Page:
FBI to police: use social media to convict others, not yourselves

The FBI wants police officers to use social media to spy on us, but cautions that they take care not to reveal too much about their own lives on Twitter or Facebook.

A blog on the bureau’s website describes how officers can use information posted by suspects to convict them, incriminate their associates, and ultimately even apprehend them:

Social media can provide an invaluable source of information for investigators. Criminals will use social media to share information about their whereabouts and those of their associates. They also have been known to share photos and videos of their criminal acts. Such electronic information can help apprehend fugitives, single out associate suspects, link individuals to street gangs, and provide evidence of criminal activity.

But the FBI warns cops that the social media sword cuts both ways, and can not only make officers and their departments look bad, but also potentially interfere with prosecutions. "Mixing their personal and social lives with their professional ones can bring discredit to [officers] and their departments," the FBI warns.

Officers posting information about how sleepy they are on duty can call into question their fitness for duty in the event of a deadly force situation or a serious traffic accident. Additionally, posting photos of themselves with seized drug evidence can be harmful to the ongoing prosecution of a case because prosecutors should be consulted before evidence is shared with the public. Though officers may face disciplinary proceedings if their actions are discovered, departments may rely on a “conduct unbecoming” regulation and not a specific policy regarding social media.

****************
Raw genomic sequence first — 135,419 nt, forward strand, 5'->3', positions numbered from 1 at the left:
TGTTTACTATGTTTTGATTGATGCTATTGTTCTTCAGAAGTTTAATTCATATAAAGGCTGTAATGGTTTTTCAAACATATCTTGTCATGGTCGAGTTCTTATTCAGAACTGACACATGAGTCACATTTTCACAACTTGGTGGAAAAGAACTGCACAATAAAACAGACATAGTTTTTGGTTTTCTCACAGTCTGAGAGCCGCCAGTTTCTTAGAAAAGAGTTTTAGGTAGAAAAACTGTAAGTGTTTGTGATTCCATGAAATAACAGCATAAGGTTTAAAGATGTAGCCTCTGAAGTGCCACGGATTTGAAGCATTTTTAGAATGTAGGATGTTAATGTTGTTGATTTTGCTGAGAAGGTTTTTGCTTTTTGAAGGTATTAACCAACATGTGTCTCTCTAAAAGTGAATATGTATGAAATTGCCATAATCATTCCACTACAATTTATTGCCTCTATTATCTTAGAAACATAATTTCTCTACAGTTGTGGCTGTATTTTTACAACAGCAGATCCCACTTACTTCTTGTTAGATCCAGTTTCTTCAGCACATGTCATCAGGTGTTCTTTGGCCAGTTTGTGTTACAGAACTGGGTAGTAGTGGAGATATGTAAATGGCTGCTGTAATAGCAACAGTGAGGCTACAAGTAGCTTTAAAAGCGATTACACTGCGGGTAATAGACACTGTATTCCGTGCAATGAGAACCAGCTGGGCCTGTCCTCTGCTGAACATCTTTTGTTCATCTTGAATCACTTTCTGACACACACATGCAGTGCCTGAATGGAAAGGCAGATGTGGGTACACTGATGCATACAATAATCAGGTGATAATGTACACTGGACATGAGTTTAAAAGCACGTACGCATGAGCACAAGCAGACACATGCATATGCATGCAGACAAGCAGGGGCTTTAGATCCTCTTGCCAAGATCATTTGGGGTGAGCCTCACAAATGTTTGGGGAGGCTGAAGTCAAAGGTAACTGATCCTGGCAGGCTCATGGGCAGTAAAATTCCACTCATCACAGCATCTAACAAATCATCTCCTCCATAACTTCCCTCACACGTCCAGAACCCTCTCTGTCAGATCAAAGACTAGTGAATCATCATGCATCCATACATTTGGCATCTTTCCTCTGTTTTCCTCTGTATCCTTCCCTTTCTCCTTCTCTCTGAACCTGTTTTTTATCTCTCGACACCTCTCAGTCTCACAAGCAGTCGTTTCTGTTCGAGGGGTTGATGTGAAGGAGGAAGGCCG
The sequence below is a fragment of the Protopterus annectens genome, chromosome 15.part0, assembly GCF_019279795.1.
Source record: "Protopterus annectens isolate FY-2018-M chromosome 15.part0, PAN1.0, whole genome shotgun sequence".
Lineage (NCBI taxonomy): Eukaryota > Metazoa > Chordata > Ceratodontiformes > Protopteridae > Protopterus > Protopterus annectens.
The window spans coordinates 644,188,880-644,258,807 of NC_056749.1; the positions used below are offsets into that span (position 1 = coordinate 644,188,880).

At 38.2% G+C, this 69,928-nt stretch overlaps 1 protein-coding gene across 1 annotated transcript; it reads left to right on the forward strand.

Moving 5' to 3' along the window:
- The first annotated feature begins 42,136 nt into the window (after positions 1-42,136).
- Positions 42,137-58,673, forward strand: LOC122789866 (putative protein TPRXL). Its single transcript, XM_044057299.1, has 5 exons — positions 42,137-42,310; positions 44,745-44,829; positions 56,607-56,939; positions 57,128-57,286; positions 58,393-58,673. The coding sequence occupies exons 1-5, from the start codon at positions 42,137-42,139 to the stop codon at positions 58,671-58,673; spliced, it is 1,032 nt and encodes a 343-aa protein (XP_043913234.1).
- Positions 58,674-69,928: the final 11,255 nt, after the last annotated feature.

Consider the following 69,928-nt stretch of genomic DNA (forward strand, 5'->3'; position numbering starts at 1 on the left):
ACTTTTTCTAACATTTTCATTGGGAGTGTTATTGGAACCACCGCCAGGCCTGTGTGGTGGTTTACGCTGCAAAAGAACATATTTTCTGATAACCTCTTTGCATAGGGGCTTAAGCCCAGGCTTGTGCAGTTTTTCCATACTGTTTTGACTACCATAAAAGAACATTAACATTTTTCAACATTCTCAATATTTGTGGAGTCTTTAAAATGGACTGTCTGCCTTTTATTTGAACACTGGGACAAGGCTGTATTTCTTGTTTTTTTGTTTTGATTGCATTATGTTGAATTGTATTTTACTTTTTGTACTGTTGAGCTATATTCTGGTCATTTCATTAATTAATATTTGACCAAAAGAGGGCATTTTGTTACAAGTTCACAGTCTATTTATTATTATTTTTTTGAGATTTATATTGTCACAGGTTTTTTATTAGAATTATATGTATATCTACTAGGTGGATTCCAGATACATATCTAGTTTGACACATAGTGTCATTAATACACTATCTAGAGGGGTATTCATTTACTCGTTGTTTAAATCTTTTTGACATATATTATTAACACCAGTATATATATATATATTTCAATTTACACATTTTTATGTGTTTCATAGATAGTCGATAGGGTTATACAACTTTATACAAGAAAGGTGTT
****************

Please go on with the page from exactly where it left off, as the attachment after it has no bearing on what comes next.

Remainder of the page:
When exposed, inappropriate information may lead to undesirable attention from the media and other parties. In one such instance, a defense attorney in Texas found the MySpace page of his client’s arresting officer. The page listed the officer’s occupation as “super hero/serial killer” and included expressions of interest in intense violence and graphic pictures of women with carvings in their skin. The defense attorney claimed this was evidence of the officer’s excessive force against his client.

As you can see, the FBI doesn't seem at all concerned about the fact that a police department employs an officer who harbors a disturbing interest in misogynistic violence. The bureau seems to be worried about the appearance of dereliction of duty instead of the dereliction itself: being sleepy on the job is one thing -- admitting it and thereby inviting a lawsuit is something else entirely!

The message seems to be that in the interest of keeping up appearances, departments should take care to protect their officers from public sunlight. The police don't want to be confronted with "undesirable attention" -- heaven forbid, they may have to fire someone! -- so should simply warn their officers to keep quiet about themselves online. One momentary lapse of discretion could interfere with locking someone up based on their speech, after all!

Read more about law enforcement and social media surveillance.

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